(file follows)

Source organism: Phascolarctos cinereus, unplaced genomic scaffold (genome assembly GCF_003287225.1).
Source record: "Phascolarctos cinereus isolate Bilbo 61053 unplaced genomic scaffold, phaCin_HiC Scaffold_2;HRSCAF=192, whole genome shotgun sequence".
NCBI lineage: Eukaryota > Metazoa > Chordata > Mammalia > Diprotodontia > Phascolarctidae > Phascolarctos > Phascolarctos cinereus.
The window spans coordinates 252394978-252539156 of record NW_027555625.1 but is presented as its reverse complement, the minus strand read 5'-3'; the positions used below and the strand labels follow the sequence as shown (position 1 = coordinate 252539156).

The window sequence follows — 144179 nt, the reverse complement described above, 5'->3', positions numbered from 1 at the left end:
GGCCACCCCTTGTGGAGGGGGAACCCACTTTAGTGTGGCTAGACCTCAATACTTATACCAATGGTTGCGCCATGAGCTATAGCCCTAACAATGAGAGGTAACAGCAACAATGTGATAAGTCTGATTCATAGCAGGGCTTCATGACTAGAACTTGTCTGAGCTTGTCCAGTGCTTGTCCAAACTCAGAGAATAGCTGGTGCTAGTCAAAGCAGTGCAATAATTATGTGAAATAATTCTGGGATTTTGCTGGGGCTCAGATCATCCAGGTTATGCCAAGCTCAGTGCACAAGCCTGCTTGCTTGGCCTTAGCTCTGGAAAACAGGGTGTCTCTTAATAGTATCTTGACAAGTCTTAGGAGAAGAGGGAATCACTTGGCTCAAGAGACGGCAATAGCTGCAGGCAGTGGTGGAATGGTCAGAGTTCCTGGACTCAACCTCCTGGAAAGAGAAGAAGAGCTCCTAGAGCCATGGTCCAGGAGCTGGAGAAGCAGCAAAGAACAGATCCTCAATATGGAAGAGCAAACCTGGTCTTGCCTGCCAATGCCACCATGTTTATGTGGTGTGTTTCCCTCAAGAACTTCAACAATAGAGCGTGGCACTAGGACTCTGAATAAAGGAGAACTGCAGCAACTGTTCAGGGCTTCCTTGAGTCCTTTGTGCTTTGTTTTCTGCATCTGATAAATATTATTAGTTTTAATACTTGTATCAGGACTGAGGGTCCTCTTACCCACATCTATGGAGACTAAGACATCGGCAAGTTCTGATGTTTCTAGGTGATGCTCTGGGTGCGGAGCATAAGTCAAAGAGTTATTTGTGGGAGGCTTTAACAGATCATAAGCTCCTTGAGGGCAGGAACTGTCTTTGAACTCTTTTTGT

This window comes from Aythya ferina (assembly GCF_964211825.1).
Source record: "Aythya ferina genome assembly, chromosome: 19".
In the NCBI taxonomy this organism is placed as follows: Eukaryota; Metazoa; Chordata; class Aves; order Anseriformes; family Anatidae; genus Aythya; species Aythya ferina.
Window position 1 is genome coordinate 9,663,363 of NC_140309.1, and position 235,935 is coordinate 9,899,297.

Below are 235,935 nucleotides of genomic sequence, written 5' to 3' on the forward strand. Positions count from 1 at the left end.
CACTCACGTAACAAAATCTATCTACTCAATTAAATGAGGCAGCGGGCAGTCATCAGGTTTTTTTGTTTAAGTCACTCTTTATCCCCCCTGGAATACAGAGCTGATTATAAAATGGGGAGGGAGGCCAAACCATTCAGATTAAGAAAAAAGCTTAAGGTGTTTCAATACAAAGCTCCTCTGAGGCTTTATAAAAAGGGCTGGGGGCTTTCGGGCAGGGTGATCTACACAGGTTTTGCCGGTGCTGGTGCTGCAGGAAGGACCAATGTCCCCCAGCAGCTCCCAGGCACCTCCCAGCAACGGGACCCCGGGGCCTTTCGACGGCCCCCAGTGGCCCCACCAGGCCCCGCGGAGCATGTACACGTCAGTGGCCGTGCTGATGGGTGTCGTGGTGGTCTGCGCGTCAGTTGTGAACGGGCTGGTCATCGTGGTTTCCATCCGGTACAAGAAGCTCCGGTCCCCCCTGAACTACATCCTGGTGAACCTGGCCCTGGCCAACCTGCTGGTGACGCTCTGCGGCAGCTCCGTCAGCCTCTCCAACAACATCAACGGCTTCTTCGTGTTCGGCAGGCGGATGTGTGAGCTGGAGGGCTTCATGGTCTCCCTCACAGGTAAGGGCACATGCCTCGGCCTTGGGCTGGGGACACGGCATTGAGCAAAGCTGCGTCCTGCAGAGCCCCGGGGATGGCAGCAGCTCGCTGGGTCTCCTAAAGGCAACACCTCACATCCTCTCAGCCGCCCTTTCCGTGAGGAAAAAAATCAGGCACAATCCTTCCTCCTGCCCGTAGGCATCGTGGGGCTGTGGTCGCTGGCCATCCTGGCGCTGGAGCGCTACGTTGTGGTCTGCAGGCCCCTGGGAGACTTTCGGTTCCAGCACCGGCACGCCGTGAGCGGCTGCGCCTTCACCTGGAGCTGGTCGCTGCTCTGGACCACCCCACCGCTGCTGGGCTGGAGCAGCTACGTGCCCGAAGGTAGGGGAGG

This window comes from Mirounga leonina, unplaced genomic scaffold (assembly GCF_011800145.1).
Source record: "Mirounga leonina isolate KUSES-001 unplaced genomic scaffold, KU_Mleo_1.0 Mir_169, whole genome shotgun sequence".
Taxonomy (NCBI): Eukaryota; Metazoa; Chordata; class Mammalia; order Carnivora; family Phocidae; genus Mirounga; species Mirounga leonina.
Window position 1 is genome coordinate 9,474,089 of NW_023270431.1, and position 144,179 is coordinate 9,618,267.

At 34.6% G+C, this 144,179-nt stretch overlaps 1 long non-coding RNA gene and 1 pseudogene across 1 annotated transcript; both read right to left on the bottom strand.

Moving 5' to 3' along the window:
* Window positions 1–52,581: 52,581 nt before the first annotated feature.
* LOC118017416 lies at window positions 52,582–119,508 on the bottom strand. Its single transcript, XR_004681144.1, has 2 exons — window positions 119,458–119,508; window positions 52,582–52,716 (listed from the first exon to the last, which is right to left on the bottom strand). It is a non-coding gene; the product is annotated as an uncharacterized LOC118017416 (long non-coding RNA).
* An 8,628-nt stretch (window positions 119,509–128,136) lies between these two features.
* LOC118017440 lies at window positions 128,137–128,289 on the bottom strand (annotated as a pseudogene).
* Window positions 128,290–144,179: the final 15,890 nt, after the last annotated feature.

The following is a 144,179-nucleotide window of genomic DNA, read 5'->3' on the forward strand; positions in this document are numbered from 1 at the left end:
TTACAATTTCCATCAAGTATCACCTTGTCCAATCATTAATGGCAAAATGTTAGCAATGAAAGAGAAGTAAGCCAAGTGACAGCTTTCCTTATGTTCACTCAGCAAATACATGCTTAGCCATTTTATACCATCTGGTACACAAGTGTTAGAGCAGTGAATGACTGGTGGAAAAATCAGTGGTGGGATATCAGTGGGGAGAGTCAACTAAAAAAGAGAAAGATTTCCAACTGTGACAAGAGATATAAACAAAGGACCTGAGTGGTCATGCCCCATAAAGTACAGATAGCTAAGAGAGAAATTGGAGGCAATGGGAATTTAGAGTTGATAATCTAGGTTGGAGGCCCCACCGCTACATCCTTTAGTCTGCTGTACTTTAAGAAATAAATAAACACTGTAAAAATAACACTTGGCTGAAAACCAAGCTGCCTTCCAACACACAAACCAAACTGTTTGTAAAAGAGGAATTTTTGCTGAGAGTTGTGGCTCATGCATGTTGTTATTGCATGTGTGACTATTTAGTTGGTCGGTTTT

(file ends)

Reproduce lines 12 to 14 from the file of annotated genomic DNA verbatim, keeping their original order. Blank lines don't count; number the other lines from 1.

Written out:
CACTCACGTAACAAAATCTATCTACTCAATTAAATGAGGCAGCGGGCAGTCATCAGGTTTTTTTGTTTAAGTCACTCTTTATCCCCCCTGGAATACAGAGCTGATTATAAAATGGGGAGGGAGGCCAAACCATTCAGATTAAGAAAAAAGCTTAAGGTGTTTCAATACAAAGCTCCTCTGAGGCTTTATAAAAAGGGCTGGGGGCTTTCGGGCAGGGTGATCTACACAGGTTTTGCCGGTGCTGGTGCTGCAGGAAGGACCAATGTCCCCCAGCAGCTCCCAGGCACCTCCCAGCAACGGGACCCCGGGGCCTTTCGACGGCCCCCAGTGGCCCCACCAGGCCCCGCGGAGCATGTACACGTCAGTGGCCGTGCTGATGGGTGTCGTGGTGGTCTGCGCGTCAGTTGTGAACGGGCTGGTCATCGTGGTTTCCATCCGGTACAAGAAGCTCCGGTCCCCCCTGAACTACATCCTGGTGAACCTGGCCCTGGCCAACCTGCTGGTGACGCTCTGCGGCAGCTCCGTCAGCCTCTCCAACAACATCAACGGCTTCTTCGTGTTCGGCAGGCGGATGTGTGAGCTGGAGGGCTTCATGGTCTCCCTCACAGGTAAGGGCACATGCCTCGGCCTTGGGCTGGGGACACGGCATTGAGCAAAGCTGCGTCCTGCAGAGCCCCGGGGATGGCAGCAGCTCGCTGGGTCTCCTAAAGGCAACACCTCACATCCTCTCAGCCGCCCTTTCCGTGAGGAAAAAAATCAGGCACAATCCTTCCTCCTGCCCGTAGGCATCGTGGGGCTGTGGTCGCTGGCCATCCTGGCGCTGGAGCGCTACGTTGTGGTCTGCAGGCCCCTGGGAGACTTTCGGTTCCAGCACCGGCACGCCGTGAGCGGCTGCGCCTTCACCTGGAGCTGGTCGCTGCTCTGGACCACCCCACCGCTGCTGGGCTGGAGCAGCTACGTGCCCGAAGGTAGGGGAGG

This window comes from Mirounga leonina, unplaced genomic scaffold (assembly GCF_011800145.1).
Source record: "Mirounga leonina isolate KUSES-001 unplaced genomic scaffold, KU_Mleo_1.0 Mir_169, whole genome shotgun sequence".